1. Comparing your mother, father, brother, uncle, dog, friend, colleague or anybody other than a spouse to me losing my spouse. (On the other hand, if you have suffered the unimaginable (to me) loss of a child ... I will readily admit losing a child has to be even more devastating.) I feel qualified and able to make this statement, having lost both my parents. That was dreadful, without any doubt. However, in comparison to this ... it was chicken feed.

Please don't go there. It makes me want to scream. It makes me want to pick up his samurai sword so I can chop your head off so you can't say it to me again.

It's offensive, ok. Until you have walked in my shoes, you can't know. Instead of insisting on identifying with what I am going through. Don't. Please just be grateful that you can't. And go and give your spouse a hug and tell them you love them.

But don't ever tell me you know how I feel because you have lost your father. You don't.

2. Please don't ask me if I'm feeling better now. I didn't have the flu. I may appear to be "better" but believe me, the pain does not dissipate over time. Time only allows me to adjust to this horror ... and cope. The pain remains

3. People letting me down. The only thing that gives me any semblance of normalcy or stability is planning something and executing it. If the plan goes awry ... my brave new world seems even more unsteady.

4. People "helping me", when in reality, they were helping themselves, literally. Agreeing to dog-sit and stuff going missing. They think I don't know. Not only that, they left the house in a disgusting state. These days, the dogs go to boarding kennels if I go away overnight. The worst episode was when my Rolex went missing, and to add insult to injury they have not even offered an apology. These days I only talk to them if I want a favour. And I have no intent of returning any favour. Cold? Calculating? Yes. But I have to protect my mind. And being calculating is nowhere near as bad as their behaviour or attitude. Don't mistake kindness as a weakness. And never assume that because I'm vulnerable that you can walk all over me. I don't have enough energy to influence Cliff's friends' reactions indefinitely. Bad luck.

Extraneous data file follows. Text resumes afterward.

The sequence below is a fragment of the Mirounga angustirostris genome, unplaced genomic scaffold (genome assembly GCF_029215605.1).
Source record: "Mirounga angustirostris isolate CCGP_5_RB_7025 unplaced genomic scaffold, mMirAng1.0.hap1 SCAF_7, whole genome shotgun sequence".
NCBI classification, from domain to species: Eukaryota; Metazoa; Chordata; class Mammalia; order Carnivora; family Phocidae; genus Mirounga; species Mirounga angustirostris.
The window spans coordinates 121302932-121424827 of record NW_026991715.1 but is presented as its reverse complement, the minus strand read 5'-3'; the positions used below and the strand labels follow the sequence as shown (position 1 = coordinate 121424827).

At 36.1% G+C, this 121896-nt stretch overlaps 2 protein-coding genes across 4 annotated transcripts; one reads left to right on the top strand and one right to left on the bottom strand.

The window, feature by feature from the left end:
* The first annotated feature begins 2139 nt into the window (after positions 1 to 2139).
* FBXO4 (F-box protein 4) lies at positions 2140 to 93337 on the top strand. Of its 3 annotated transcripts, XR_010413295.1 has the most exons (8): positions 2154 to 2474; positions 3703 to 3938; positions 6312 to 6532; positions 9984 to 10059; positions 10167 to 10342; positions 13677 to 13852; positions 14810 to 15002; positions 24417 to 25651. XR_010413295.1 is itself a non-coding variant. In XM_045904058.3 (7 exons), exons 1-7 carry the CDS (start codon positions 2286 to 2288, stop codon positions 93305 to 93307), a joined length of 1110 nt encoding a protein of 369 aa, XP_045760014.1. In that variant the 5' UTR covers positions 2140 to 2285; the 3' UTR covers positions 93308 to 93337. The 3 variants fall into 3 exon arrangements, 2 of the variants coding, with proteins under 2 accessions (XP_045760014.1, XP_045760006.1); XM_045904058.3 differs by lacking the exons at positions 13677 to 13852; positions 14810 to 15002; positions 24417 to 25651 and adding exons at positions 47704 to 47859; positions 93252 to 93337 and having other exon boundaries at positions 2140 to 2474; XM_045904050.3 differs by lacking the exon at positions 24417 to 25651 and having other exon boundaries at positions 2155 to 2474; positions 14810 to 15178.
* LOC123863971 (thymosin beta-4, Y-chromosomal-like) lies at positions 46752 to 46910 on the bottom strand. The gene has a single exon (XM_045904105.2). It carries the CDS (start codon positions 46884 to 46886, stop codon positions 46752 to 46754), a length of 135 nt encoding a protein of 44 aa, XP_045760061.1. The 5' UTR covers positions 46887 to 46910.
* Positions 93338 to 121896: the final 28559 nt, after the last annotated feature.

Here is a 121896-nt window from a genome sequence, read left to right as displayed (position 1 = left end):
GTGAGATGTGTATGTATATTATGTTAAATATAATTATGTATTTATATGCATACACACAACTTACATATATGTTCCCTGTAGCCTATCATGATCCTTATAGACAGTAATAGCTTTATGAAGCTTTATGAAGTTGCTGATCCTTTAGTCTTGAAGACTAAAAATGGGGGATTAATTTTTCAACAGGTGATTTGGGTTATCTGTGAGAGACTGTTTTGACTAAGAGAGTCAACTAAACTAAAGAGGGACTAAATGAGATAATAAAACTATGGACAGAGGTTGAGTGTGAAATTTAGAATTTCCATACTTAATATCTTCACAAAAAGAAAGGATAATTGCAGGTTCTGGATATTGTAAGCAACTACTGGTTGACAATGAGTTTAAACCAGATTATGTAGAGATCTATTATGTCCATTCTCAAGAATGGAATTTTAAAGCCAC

5. Being told that it's ok to get married again. Right now the mere thought makes me want to puke. Please don't go there. It makes my ears ring. It makes me feel sick. It is unthinkable to me. I am still married to Cliff.

6. Cliff's daughter taking her grief out on me when I was at my lowest.

7. Being told, "It could be worse. At least you're young. Everything happens for a reason. He's in a better place. You've got to move on. Time heals everything," or any other inane glib statements. Because I will be thinking, "Do impart your wisdom and tell me what could be worse than losing my love, my heart and my world. Why is it good I'm young ... are you expecting me to run to the nearest nightclub to seek out his replacement. Please do tell me what this reason is. How do you know he's in a better place .... why couldn't I go with him. I'll remember your advice when you are broken. Time heals jack shit."

8. Please don't say, "you know where I am". Yes I do. We both know this. What's your point? It always feels dismissive, it always feels as though you are saying it to make yourself feel better.